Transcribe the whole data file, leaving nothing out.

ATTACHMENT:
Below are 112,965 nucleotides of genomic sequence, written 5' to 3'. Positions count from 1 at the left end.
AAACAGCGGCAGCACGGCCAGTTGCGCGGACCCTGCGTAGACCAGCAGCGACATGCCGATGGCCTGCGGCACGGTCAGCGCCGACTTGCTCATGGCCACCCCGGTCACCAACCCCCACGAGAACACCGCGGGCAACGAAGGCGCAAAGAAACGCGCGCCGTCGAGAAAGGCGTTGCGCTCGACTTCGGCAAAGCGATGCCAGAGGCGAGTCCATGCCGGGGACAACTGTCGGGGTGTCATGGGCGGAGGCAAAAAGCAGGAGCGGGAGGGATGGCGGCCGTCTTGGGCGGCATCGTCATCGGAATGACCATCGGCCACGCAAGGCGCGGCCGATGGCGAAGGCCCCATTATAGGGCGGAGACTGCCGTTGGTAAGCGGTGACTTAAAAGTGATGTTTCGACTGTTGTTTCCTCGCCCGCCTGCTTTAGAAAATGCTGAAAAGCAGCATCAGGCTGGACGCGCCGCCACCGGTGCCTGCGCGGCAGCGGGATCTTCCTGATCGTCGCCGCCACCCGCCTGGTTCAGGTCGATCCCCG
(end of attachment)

Below are 112,965 nucleotides of genomic sequence, written 5' to 3'. Positions count from 1 at the left end.
AAACAGCGGCAGCACGGCCAGTTGCGCGGACCCTGCGTAGACCAGCAGCGACATGCCGATGGCCTGCGGCACGGTCAGCGCCGACTTGCTCATGGCCACCCCGGTCACCAACCCCCACGAGAACACCGCGGGCAACGAAGGCGCAAAGAAACGCGCGCCGTCGAGAAAGGCGTTGCGCTCGACTTCGGCAAAGCGATGCCAGAGGCGAGTCCATGCCGGGGACAACTGTCGGGGTGTCATGGGCGGAGGCAAAAAGCAGGAGCGGGAGGGATGGCGGCCGTCTTGGGCGGCATCGTCATCGGAATGACCATCGGCCACGCAAGGCGCGGCCGATGGCGAAGGCCCCATTATAGGGCGGAGACTGCCGTTGGTAAGCGGTGACTTAAAAGTGATGTTTCGACTGTTGTTTCCTCGCCCGCCTGCTTTAGAAAATGCTGAAAAGCAGCATCAGGCTGGACGCGCCGCCACCGGTGCCTGCGCGGCAGCGGGATCTTCCTGATCGTCGCCGCCACCCGCCTGGTTCAGGTCGATCCCCG